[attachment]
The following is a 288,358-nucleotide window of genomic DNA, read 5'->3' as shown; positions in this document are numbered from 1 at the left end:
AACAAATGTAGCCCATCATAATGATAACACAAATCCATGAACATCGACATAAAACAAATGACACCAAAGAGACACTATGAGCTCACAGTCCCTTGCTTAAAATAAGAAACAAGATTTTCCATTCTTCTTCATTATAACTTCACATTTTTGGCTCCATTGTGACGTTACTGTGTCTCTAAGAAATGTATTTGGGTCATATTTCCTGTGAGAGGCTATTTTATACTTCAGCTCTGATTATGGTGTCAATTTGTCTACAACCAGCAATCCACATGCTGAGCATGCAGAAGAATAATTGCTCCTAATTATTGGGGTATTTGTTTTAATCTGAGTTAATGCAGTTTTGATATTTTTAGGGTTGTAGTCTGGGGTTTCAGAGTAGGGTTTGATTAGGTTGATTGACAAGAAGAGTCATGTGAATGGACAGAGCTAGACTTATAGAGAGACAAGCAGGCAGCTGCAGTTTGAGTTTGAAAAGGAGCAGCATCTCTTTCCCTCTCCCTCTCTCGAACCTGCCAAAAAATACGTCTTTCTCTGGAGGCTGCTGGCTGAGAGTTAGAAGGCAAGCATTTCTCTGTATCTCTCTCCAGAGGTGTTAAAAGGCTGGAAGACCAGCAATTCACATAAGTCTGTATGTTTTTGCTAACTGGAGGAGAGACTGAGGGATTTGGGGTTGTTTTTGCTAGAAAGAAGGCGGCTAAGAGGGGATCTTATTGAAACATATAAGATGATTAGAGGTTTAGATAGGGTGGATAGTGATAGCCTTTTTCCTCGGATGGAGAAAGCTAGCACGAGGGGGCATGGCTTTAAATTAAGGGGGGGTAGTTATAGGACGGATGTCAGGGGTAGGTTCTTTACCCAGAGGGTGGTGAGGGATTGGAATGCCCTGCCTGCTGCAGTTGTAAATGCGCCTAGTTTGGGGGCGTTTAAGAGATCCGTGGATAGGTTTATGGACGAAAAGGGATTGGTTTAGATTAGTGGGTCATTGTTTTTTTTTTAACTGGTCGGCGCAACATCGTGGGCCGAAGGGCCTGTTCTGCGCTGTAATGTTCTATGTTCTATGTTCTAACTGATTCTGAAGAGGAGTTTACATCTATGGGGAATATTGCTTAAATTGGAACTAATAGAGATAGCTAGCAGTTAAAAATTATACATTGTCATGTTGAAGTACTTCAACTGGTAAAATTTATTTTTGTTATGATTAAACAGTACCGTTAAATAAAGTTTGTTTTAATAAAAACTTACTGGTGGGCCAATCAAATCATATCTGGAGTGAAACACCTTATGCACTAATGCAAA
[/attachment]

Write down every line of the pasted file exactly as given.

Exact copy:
The following is a 288,358-nucleotide window of genomic DNA, read 5'->3' as shown; positions in this document are numbered from 1 at the left end:
AACAAATGTAGCCCATCATAATGATAACACAAATCCATGAACATCGACATAAAACAAATGACACCAAAGAGACACTATGAGCTCACAGTCCCTTGCTTAAAATAAGAAACAAGATTTTCCATTCTTCTTCATTATAACTTCACATTTTTGGCTCCATTGTGACGTTACTGTGTCTCTAAGAAATGTATTTGGGTCATATTTCCTGTGAGAGGCTATTTTATACTTCAGCTCTGATTATGGTGTCAATTTGTCTACAACCAGCAATCCACATGCTGAGCATGCAGAAGAATAATTGCTCCTAATTATTGGGGTATTTGTTTTAATCTGAGTTAATGCAGTTTTGATATTTTTAGGGTTGTAGTCTGGGGTTTCAGAGTAGGGTTTGATTAGGTTGATTGACAAGAAGAGTCATGTGAATGGACAGAGCTAGACTTATAGAGAGACAAGCAGGCAGCTGCAGTTTGAGTTTGAAAAGGAGCAGCATCTCTTTCCCTCTCCCTCTCTCGAACCTGCCAAAAAATACGTCTTTCTCTGGAGGCTGCTGGCTGAGAGTTAGAAGGCAAGCATTTCTCTGTATCTCTCTCCAGAGGTGTTAAAAGGCTGGAAGACCAGCAATTCACATAAGTCTGTATGTTTTTGCTAACTGGAGGAGAGACTGAGGGATTTGGGGTTGTTTTTGCTAGAAAGAAGGCGGCTAAGAGGGGATCTTATTGAAACATATAAGATGATTAGAGGTTTAGATAGGGTGGATAGTGATAGCCTTTTTCCTCGGATGGAGAAAGCTAGCACGAGGGGGCATGGCTTTAAATTAAGGGGGGGTAGTTATAGGACGGATGTCAGGGGTAGGTTCTTTACCCAGAGGGTGGTGAGGGATTGGAATGCCCTGCCTGCTGCAGTTGTAAATGCGCCTAGTTTGGGGGCGTTTAAGAGATCCGTGGATAGGTTTATGGACGAAAAGGGATTGGTTTAGATTAGTGGGTCATTGTTTTTTTTTTAACTGGTCGGCGCAACATCGTGGGCCGAAGGGCCTGTTCTGCGCTGTAATGTTCTATGTTCTATGTTCTAACTGATTCTGAAGAGGAGTTTACATCTATGGGGAATATTGCTTAAATTGGAACTAATAGAGATAGCTAGCAGTTAAAAATTATACATTGTCATGTTGAAGTACTTCAACTGGTAAAATTTATTTTTGTTATGATTAAACAGTACCGTTAAATAAAGTTTGTTTTAATAAAAACTTACTGGTGGGCCAATCAAATCATATCTGGAGTGAAACACCTTATGCACTAATGCAAA